One in ten U.S. workers today is unemployed or working part-time because they can't find full-time jobs. (Government statistics putting unemployment at 4 percent or less ignore the huge numbers of workers involuntarily working part-time, as well as millions of workers who have been driven from the job market by employers' refusal to consider hiring them. Sociologist Harry Brill recently estimated that U.S. unemployment is actually about 11 percent.) There is a great deal of evidence that unemployment is substantially higher than the official statistics indicate, including. the fact that wages have remained stagnant in what the government insists is a "dangerously tight" labor market, and that it took unemployed workers 13.4 weeks on average to find a new job in 1999 - this at a time when millions of U.S. workers' financial condition is so precarious that they are but one or two paychecks from becoming homeless. Unable to find work in their field millions of college-educated workers are taking jobs as street vendors, janitors, bus and truck drivers, and sales workers. Census data shows unemployment rates of 17 percent for computer programmers over age 50, despite long overtime hours and employers' claims that they can not find enough qualified workers and must import them from overseas.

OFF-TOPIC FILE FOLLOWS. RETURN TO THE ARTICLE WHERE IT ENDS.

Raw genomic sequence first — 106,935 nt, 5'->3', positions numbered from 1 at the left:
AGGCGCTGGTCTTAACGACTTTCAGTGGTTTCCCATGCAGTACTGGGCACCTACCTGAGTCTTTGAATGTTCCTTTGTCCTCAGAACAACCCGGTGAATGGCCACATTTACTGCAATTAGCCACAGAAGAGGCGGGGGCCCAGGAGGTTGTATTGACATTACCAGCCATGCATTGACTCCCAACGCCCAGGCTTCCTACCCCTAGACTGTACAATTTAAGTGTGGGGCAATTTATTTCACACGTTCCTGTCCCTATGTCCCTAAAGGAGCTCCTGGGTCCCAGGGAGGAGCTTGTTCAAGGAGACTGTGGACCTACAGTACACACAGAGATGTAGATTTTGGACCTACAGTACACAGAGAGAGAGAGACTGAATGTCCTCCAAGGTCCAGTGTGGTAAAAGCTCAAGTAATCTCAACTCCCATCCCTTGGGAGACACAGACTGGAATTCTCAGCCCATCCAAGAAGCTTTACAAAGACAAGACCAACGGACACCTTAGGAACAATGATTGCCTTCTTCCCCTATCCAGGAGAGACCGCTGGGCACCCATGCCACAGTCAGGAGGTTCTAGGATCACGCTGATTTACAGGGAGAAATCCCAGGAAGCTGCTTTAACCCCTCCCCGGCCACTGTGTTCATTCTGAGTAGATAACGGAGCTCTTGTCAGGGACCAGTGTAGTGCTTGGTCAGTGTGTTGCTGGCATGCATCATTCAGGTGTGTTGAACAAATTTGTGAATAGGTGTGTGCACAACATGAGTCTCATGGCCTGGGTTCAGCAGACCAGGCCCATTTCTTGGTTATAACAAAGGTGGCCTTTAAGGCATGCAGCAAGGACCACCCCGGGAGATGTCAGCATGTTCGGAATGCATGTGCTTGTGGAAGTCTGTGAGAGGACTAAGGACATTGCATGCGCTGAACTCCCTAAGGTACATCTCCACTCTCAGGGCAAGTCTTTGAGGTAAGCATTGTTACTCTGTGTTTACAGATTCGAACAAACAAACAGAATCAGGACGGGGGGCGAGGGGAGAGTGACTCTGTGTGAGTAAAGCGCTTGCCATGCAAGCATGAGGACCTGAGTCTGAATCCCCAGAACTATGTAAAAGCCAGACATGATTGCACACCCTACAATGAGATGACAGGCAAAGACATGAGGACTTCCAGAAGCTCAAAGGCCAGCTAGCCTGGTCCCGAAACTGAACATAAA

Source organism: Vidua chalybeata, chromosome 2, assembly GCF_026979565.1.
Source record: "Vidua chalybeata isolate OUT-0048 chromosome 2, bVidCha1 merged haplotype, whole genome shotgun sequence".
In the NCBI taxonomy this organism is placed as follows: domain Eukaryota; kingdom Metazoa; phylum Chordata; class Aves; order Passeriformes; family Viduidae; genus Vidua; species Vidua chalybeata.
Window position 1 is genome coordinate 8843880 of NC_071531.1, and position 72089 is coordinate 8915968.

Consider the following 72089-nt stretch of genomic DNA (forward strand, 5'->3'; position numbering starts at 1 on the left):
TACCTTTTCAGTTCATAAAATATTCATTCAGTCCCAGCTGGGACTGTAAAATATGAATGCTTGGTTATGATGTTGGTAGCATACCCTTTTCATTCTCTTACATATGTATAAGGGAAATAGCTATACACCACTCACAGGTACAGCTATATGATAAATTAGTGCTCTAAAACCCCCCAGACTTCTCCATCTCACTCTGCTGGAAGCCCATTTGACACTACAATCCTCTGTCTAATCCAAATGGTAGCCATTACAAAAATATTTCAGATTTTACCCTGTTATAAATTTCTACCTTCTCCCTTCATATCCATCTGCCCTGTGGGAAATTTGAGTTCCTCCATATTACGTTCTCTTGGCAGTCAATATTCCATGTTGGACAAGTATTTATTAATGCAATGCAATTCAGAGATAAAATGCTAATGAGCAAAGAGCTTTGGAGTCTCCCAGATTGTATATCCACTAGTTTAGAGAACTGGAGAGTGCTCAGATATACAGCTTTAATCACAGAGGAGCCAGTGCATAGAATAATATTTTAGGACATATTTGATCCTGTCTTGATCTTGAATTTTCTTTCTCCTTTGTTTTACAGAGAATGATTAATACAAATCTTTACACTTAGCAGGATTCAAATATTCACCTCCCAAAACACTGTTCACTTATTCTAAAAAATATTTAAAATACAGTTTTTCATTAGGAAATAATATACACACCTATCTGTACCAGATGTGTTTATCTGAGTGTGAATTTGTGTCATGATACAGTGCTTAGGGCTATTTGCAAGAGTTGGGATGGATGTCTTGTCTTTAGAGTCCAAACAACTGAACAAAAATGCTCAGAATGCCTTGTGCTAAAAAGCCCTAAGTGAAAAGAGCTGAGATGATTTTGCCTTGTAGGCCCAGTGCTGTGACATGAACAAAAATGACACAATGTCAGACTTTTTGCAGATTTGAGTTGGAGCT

For millions of our fellow workers, unemployment is a grim daily reality. For those of us who are working, unemployment hangs over our heads as a constant threat undermining our wages and working conditions and providing the bosses with a ready source of scabs. The unemployed, of course, are barely (if that) able to scrape by, often unable to afford the most basic necessities of life and so are often compelled to take work at whatever conditions the employers offer. Welfare "reform" makes their plight all the more desperate, while raising the tragic specter of millions of hungry children left to fend for themselves while their mothers toil away long hours in minimum-wage, deadend jobs.
A number of factors cause unemployment - some, such as economic recessions and depressions and so-called overproduction, are cyclical. But there are two major causes of unemployment which do not go away during eco nomic "recoveries" (that is, during periods of rising profits). The first, and most serious, is the economic system under which we live and work, which makes it profitable to cut payrolls even when the work we do is desperately needed. (When a corporate executive "needs" to boost his company's stock price, the first thing he does is put out a press release announcing that the company will ax thousands of workers. Many companies slashed so many jobs in these orgies of bloodletting that they have been forced to rehire many of those displaced wage slaves.) Thus we see construction workers facing massive unemployment at the same time that hundreds of thousands are without housing, and streets and other infrastructure are falling apart. We see farmers going bankrupt because there is no market for the food they grow at the same time that millions are starving. We see industries where the bulk of productive capacity has been mothballed, and others which no one could properly term productive going full steam because that's where the money is. This is the fundamental cause of unemployment, and as long as we allow this rotten system to persist want, misery and unemployment will always be with us.